About 1 in 32 Somali children, ages 7–9 in 2010, was identified as having autism spectrum disorder (ASD) in Minneapolis, according to new data released by CEHD’s Institute on Community Integration. While Somali and white children were about equally likely to be identified with ASD, both groups were more likely to be identified with ASD than non-Somali black and Hispanic children.
The Somali and white estimates from Minneapolis were higher than most other communities where the Centers for Disease Control and Prevention (CDC) tracks autism spectrum disorder. Overall, the research estimates that 1 in 48 children reviewed in Minneapolis was identified as having ASD.
This is the largest research project to date to look at the number and characteristics of Somali children with autism spectrum disorder in any U.S. community.
“We do not know why more Somali and white children were identified as having ASD than black and Hispanic children in Minneapolis,” said principal investigator Amy Hewitt, director of the Research and Training Center on Community Living in the institute. “This project was not designed to answer these questions, and future research is warranted.
“What we know for sure is that children and families living with ASD in Minneapolis continue to need support,” said Hewitt.
“These new findings can be used to make improvements so that all children in Minneapolis are identified and connected to appropriate services and supports as soon as possible.”
Researchers included members of the Somali community and community facilitators who worked directly with the Somali community to make sure that families and community leaders were involved and informed.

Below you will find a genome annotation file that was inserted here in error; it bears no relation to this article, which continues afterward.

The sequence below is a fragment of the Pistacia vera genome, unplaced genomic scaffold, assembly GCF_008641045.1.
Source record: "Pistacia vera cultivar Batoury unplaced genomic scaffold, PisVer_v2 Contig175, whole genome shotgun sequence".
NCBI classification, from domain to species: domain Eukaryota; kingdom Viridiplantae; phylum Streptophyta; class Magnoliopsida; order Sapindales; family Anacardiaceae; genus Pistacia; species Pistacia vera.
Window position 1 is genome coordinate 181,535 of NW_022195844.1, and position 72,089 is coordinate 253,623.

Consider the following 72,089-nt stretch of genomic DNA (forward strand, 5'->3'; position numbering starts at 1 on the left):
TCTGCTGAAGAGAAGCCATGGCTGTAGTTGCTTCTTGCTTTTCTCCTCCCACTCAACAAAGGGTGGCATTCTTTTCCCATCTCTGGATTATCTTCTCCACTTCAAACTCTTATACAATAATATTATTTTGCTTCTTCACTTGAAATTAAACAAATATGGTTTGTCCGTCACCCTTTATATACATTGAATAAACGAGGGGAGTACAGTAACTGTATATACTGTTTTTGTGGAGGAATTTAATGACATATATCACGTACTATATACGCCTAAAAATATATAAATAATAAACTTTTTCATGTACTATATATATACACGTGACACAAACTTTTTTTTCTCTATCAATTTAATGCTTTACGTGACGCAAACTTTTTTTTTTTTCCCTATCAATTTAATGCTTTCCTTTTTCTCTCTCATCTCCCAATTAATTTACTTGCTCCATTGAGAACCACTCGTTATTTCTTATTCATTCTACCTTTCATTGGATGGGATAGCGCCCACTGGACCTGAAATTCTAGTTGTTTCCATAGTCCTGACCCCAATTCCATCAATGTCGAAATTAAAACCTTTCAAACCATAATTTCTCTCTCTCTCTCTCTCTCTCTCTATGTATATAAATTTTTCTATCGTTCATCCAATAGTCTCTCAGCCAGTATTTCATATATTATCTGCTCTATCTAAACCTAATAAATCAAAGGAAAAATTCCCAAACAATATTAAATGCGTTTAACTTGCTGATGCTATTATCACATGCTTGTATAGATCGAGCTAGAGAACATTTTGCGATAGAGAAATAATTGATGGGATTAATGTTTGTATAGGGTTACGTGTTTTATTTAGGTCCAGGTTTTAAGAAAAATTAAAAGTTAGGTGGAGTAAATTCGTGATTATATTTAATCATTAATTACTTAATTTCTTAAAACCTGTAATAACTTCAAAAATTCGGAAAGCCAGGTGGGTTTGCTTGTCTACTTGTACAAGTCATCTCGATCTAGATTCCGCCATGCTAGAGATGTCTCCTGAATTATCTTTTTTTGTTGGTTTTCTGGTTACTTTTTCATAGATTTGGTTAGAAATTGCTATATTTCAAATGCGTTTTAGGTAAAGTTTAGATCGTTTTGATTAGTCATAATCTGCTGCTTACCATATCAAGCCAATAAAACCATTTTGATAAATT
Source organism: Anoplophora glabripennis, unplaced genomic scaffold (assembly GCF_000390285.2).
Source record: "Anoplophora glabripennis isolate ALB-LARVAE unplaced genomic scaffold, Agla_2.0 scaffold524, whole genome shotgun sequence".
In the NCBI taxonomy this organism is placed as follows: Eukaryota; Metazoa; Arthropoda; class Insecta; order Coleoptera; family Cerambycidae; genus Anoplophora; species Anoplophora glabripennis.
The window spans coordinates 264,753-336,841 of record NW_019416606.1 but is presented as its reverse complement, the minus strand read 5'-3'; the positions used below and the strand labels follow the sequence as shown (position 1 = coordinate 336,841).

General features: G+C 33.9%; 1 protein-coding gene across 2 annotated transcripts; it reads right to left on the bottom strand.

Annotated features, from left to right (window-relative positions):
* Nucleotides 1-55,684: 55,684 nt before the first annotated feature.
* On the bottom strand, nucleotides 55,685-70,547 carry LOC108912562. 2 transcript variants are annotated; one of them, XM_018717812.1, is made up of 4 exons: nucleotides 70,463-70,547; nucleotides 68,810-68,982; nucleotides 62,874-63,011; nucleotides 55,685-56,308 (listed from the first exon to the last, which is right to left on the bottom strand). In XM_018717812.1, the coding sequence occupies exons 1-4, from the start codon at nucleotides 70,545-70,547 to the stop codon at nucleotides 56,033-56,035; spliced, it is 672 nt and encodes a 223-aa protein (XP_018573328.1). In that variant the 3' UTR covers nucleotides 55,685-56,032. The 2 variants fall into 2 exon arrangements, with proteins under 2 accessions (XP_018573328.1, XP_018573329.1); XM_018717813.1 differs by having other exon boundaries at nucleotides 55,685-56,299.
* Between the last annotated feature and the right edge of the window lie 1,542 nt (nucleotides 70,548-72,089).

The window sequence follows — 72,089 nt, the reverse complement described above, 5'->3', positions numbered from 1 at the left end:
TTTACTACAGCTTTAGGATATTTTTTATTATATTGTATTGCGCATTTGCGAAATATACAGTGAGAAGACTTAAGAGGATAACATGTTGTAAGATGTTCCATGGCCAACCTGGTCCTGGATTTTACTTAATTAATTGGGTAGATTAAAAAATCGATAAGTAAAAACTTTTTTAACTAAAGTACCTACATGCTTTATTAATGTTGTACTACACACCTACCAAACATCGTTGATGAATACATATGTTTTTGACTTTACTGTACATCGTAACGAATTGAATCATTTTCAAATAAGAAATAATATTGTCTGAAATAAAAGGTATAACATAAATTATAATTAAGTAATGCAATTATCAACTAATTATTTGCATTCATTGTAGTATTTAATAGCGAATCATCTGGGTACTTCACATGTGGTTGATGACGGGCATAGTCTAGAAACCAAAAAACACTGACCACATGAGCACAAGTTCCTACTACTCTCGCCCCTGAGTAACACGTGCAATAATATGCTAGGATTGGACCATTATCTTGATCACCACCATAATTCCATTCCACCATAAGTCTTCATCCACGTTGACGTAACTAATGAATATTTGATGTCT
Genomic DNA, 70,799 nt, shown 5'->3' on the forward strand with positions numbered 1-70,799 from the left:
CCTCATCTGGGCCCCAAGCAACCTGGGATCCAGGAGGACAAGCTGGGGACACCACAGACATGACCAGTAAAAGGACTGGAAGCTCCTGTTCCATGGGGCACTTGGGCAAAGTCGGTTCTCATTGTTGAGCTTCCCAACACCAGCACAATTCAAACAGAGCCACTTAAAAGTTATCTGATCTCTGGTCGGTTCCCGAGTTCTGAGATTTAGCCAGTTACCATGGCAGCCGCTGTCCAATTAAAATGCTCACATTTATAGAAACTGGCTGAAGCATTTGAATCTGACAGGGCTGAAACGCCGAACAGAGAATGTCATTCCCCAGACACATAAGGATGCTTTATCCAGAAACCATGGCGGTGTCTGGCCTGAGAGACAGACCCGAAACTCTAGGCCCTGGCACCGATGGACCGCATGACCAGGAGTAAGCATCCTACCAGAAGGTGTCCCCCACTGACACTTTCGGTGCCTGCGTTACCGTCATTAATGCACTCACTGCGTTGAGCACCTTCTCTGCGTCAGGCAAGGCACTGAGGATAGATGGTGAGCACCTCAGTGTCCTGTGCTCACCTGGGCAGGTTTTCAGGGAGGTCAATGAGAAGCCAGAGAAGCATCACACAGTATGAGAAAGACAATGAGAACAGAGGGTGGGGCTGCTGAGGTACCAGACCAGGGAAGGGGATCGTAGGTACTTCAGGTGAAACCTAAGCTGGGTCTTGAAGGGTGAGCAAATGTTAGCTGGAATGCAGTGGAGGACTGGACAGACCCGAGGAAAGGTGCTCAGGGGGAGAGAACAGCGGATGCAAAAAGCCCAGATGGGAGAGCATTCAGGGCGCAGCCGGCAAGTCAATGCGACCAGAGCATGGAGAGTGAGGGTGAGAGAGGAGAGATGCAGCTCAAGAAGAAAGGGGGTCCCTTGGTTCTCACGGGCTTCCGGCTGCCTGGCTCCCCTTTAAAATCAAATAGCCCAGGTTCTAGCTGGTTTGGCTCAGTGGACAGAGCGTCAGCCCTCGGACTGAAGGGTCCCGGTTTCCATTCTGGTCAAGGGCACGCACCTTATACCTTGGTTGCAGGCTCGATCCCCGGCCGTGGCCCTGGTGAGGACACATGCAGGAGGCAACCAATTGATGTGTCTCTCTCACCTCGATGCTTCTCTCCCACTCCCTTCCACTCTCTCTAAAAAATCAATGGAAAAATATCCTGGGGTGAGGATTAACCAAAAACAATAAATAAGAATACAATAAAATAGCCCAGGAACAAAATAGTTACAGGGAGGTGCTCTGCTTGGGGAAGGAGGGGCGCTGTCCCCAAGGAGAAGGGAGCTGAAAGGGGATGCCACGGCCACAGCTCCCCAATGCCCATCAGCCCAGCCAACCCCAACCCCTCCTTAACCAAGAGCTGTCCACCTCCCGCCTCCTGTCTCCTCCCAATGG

Late diagnoses and co-occurring intellectual disabilities
In reviewing more than 5,000 clinical and educational records, researchers found that the age at first ASD diagnosis for Minneapolis children was around five years. Somali children with ASD were more likely to also have an intellectual disability (e.g., IQ lower than 70) than children with ASD in all other racial and ethnic groups in Minneapolis.
“Children with ASD can be reliably diagnosed around two years of age,” said Hewitt. “Further research must be done to understand why Minneapolis children with ASD, especially those who also have intellectual disability, are not getting diagnosed earlier.
“Future research can and should build upon these findings to better understand how ASD affects Somali and non-Somali children differently,” said Hewitt, who is pursuing funding for new projects.
In 2008, the Minnesota Department of Health (MDH)—responding to the concerns of Somali parents—conducted a study to find out if Somali children were participating in special education programs for autism in Minneapolis Public Schools at a higher rate. CEHD’s current research, funded by the CDC, the National Institutes of Health, and the nonprofit organization Autism Speaks, was a next step to the MDH study.
What is a prevalence study, and why do one?
Prevalence is a scientific term describing the number of individuals with a disease or condition among a defined group of people at a specific period in time. In this case, determining the prevalence of ASD helps communities develop realistic plans to support children and their families. Understanding the number and characteristics of children who have ASD is key to promoting awareness of the condition and identifying important clues for further research.
This project, which began in July 2011, looked at information on Minneapolis children who were between the ages of 7 and 9 during 2010. Data collected on children included a review of school and medical records and application of a surveillance definition of ASD by expert clinicians. Specifically, the Autism and Developmental Disabilities and Monitoring (ADDM) Network method, developed by the CDC, was used to track the number and characteristics of children with ASD. This method helps explain if certain groups are more likely to be identified with ASD than others and is ideal for a project such as this one, in which data come from multiple sources in the community.
Adapted from a story by Steve Baker | iStock photo | Spring/summer 2014